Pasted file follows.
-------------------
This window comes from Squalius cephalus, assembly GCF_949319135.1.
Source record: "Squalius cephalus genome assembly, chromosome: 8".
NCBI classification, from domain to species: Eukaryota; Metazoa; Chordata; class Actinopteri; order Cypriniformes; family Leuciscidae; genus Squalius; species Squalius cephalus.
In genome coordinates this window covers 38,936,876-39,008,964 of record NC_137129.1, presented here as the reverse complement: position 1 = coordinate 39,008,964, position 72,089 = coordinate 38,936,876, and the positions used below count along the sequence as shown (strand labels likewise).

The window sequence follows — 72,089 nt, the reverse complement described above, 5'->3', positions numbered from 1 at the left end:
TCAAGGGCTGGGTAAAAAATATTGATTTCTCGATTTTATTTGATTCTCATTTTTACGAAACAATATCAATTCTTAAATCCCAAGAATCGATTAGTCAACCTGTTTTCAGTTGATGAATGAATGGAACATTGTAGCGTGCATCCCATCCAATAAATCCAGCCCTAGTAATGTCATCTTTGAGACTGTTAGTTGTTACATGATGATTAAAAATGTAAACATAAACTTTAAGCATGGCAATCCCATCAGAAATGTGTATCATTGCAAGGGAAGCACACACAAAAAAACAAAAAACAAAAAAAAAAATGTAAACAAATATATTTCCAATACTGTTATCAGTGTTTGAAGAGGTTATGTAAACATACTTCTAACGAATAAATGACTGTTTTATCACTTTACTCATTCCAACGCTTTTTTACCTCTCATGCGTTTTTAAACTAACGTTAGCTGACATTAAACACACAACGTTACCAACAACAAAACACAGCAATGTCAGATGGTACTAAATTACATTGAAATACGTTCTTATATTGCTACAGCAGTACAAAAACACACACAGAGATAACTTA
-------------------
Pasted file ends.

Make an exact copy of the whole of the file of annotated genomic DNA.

This window comes from Squalius cephalus, assembly GCF_949319135.1.
Source record: "Squalius cephalus genome assembly, chromosome: 8".
NCBI classification, from domain to species: Eukaryota; Metazoa; Chordata; class Actinopteri; order Cypriniformes; family Leuciscidae; genus Squalius; species Squalius cephalus.
In genome coordinates this window covers 38,936,876-39,008,964 of record NC_137129.1, presented here as the reverse complement: position 1 = coordinate 39,008,964, position 72,089 = coordinate 38,936,876, and the positions used below count along the sequence as shown (strand labels likewise).

The window sequence follows — 72,089 nt, the reverse complement described above, 5'->3', positions numbered from 1 at the left end:
TCAAGGGCTGGGTAAAAAATATTGATTTCTCGATTTTATTTGATTCTCATTTTTACGAAACAATATCAATTCTTAAATCCCAAGAATCGATTAGTCAACCTGTTTTCAGTTGATGAATGAATGGAACATTGTAGCGTGCATCCCATCCAATAAATCCAGCCCTAGTAATGTCATCTTTGAGACTGTTAGTTGTTACATGATGATTAAAAATGTAAACATAAACTTTAAGCATGGCAATCCCATCAGAAATGTGTATCATTGCAAGGGAAGCACACACAAAAAAACAAAAAACAAAAAAAAAAATGTAAACAAATATATTTCCAATACTGTTATCAGTGTTTGAAGAGGTTATGTAAACATACTTCTAACGAATAAATGACTGTTTTATCACTTTACTCATTCCAACGCTTTTTTACCTCTCATGCGTTTTTAAACTAACGTTAGCTGACATTAAACACACAACGTTACCAACAACAAAACACAGCAATGTCAGATGGTACTAAATTACATTGAAATACGTTCTTATATTGCTACAGCAGTACAAAAACACACACAGAGATAACTTA